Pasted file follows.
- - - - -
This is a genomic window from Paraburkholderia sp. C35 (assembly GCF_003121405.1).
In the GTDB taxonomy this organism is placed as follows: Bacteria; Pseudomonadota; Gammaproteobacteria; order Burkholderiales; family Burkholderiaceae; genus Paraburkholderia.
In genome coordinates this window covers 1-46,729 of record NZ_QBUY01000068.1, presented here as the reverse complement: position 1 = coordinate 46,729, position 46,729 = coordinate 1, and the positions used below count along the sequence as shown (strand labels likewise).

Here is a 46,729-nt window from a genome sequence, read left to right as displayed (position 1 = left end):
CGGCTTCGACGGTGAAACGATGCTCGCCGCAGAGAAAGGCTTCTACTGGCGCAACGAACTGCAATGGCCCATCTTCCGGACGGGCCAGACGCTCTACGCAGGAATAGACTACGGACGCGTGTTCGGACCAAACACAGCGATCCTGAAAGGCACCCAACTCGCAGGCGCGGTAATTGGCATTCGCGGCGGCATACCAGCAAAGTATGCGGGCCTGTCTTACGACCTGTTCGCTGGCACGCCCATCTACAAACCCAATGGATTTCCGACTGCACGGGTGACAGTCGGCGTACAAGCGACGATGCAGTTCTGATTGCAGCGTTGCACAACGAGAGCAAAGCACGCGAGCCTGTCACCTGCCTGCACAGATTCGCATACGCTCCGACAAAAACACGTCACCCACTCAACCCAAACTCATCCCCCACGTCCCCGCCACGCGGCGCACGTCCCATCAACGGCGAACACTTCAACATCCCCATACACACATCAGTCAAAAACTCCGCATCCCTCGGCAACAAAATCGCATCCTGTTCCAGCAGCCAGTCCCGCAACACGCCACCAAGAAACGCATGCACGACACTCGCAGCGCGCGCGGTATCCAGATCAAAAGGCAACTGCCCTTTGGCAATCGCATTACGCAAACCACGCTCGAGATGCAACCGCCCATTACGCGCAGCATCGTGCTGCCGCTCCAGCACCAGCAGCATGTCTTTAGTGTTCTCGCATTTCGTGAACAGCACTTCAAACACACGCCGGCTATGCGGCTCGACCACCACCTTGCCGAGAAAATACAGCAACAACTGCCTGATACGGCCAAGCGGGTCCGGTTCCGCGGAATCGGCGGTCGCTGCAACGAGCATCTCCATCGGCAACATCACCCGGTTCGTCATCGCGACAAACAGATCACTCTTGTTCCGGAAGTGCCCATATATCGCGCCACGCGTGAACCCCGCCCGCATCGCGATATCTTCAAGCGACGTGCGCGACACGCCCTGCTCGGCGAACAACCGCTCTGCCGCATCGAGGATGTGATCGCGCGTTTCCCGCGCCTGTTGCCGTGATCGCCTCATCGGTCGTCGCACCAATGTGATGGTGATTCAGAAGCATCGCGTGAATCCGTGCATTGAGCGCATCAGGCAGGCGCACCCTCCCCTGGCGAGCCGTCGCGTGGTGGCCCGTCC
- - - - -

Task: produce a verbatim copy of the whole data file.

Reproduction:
This is a genomic window from Paraburkholderia sp. C35 (assembly GCF_003121405.1).
In the GTDB taxonomy this organism is placed as follows: Bacteria; Pseudomonadota; Gammaproteobacteria; order Burkholderiales; family Burkholderiaceae; genus Paraburkholderia.
In genome coordinates this window covers 1-46,729 of record NZ_QBUY01000068.1, presented here as the reverse complement: position 1 = coordinate 46,729, position 46,729 = coordinate 1, and the positions used below count along the sequence as shown (strand labels likewise).

Here is a 46,729-nt window from a genome sequence, read left to right as displayed (position 1 = left end):
CGGCTTCGACGGTGAAACGATGCTCGCCGCAGAGAAAGGCTTCTACTGGCGCAACGAACTGCAATGGCCCATCTTCCGGACGGGCCAGACGCTCTACGCAGGAATAGACTACGGACGCGTGTTCGGACCAAACACAGCGATCCTGAAAGGCACCCAACTCGCAGGCGCGGTAATTGGCATTCGCGGCGGCATACCAGCAAAGTATGCGGGCCTGTCTTACGACCTGTTCGCTGGCACGCCCATCTACAAACCCAATGGATTTCCGACTGCACGGGTGACAGTCGGCGTACAAGCGACGATGCAGTTCTGATTGCAGCGTTGCACAACGAGAGCAAAGCACGCGAGCCTGTCACCTGCCTGCACAGATTCGCATACGCTCCGACAAAAACACGTCACCCACTCAACCCAAACTCATCCCCCACGTCCCCGCCACGCGGCGCACGTCCCATCAACGGCGAACACTTCAACATCCCCATACACACATCAGTCAAAAACTCCGCATCCCTCGGCAACAAAATCGCATCCTGTTCCAGCAGCCAGTCCCGCAACACGCCACCAAGAAACGCATGCACGACACTCGCAGCGCGCGCGGTATCCAGATCAAAAGGCAACTGCCCTTTGGCAATCGCATTACGCAAACCACGCTCGAGATGCAACCGCCCATTACGCGCAGCATCGTGCTGCCGCTCCAGCACCAGCAGCATGTCTTTAGTGTTCTCGCATTTCGTGAACAGCACTTCAAACACACGCCGGCTATGCGGCTCGACCACCACCTTGCCGAGAAAATACAGCAACAACTGCCTGATACGGCCAAGCGGGTCCGGTTCCGCGGAATCGGCGGTCGCTGCAACGAGCATCTCCATCGGCAACATCACCCGGTTCGTCATCGCGACAAACAGATCACTCTTGTTCCGGAAGTGCCCATATATCGCGCCACGCGTGAACCCCGCCCGCATCGCGATATCTTCAAGCGACGTGCGCGACACGCCCTGCTCGGCGAACAACCGCTCTGCCGCATCGAGGATGTGATCGCGCGTTTCCCGCGCCTGTTGCCGTGATCGCCTCATCGGTCGTCGCACCAATGTGATGGTGATTCAGAAGCATCGCGTGAATCCGTGCATTGAGCGCATCAGGCAGGCGCACCCTCCCCTGGCGAGCCGTCGCGTGGTGGCCCGTCC